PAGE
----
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Hiding funds isn't unusual in divorce

Sometimes, divorcing spouses play a type of financial shell game with their finances -- they claim ownership of certain funds and assets when it benefits them and then disavow that same ownership when it's inconvenient for their divorce.

That's particularly true among families that hold a lot of investments or assets together, especially if some of those assets and investments happen to be overseas.

It's a problem that makes it even more critical to talk to an attorney who can work with forensic accountants and other financial advisers to uncover the documentation that you need to get a fair divorce settlement.

Take for example the case of a Florida woman who had to appeal the trial court's refusal to grant her permanent alimony and it's characterization of the stock listed in her husband's name as nonmarital assets -- and therefore not subject to division between the couple. She also appealed the court's verdict that denied her reasonable attorney fees and ordered her to jointly pay some property fees with her ex-husband.

The problem with properly accounting for all of the family assets had to do with the fact that some of the family's holdings were in Taiwan. The husband's father had put significant assets in his son's name to avoid certain taxes in Taiwan, but wanted to claim ownership again when the son was going through a divorce. When the assets were examined in a Brazilian court for another reason, nobody claimed ownership.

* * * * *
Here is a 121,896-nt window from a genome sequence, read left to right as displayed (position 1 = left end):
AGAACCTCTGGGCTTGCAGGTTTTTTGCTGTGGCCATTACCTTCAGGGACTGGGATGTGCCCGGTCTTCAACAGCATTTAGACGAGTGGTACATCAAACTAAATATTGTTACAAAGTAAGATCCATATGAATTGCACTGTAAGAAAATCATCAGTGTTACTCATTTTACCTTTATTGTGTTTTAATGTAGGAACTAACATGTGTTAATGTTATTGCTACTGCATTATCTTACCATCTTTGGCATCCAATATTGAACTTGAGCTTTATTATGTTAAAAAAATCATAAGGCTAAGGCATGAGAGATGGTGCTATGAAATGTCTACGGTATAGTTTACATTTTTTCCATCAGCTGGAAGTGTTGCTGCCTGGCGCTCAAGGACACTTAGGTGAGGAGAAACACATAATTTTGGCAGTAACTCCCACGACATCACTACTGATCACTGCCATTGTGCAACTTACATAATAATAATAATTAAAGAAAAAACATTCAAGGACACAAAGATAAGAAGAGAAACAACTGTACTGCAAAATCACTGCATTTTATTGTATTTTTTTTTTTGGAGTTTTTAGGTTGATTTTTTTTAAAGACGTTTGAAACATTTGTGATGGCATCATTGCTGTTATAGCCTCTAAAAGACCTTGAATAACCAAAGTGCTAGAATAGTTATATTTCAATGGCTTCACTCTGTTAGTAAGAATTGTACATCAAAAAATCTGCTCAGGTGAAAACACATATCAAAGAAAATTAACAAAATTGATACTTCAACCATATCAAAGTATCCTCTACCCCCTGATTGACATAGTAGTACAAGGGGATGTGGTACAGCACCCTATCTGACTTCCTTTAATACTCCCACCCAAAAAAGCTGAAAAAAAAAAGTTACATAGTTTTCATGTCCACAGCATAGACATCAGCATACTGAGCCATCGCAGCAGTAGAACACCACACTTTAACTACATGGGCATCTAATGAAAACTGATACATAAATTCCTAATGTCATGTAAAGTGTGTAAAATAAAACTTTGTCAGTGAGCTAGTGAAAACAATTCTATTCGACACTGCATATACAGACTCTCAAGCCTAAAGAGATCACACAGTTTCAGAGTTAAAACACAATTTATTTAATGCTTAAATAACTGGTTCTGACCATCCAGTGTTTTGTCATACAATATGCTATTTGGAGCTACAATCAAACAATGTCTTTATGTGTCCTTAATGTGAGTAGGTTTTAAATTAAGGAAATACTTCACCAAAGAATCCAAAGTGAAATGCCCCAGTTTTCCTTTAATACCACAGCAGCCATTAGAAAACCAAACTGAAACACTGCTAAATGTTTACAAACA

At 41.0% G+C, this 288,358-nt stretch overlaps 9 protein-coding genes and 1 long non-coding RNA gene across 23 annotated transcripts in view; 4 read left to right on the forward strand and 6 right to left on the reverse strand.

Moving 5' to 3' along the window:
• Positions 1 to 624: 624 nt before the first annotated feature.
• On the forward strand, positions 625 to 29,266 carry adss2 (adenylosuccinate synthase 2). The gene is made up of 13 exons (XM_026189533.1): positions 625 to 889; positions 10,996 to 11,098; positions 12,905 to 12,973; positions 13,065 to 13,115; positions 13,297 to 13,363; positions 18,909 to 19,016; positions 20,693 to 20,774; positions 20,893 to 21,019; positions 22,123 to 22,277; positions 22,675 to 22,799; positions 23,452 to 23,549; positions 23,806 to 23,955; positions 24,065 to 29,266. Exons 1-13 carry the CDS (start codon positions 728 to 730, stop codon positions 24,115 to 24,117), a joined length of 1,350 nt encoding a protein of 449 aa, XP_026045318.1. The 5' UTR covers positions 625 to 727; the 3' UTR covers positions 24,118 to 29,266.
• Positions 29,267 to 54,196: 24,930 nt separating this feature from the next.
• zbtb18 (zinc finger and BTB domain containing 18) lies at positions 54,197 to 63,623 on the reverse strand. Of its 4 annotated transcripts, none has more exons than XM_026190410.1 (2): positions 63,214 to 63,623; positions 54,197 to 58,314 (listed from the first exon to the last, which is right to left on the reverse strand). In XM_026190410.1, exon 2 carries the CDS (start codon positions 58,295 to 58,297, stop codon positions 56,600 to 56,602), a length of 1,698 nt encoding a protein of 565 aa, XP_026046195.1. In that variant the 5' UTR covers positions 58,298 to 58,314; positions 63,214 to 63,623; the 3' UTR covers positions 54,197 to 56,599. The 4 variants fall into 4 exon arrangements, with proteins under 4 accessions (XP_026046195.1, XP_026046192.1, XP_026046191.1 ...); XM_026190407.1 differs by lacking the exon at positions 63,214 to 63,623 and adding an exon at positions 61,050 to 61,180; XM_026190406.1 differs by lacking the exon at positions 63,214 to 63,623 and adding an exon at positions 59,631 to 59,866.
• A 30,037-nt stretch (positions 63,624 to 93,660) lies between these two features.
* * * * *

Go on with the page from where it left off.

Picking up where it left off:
Attorneys say that this shell game with financial holdings can be particularly common among certain Latin American and Asian cultures where assets change hands among family members frequently, depending on what benefit is being sought.

It's important for divorcing couples to understand that this can quickly evolve into fraud in divorce court -- whether it's a culturally common practice or not, the assets have a true owner and that true ownership is important when it comes to divorce proceedings. Neither an attorney nor the court can knowingly turn a blind eye to any suspected fraud when it comes to the possibility of misrepresentation of ownership. Nor will any savvy attorney allow a client to be victimized with an unfair divorce settlement by that kind of financial misrepresentation.

An attorney can provide more information on some of the more complex issues of high-asset divorce.

Source: Florida Record, "Florida attorney says failing to admit ownership of funds common in divorce cases," Charmaine Little, June 02, 2017

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Pilka & Associates, P.A.
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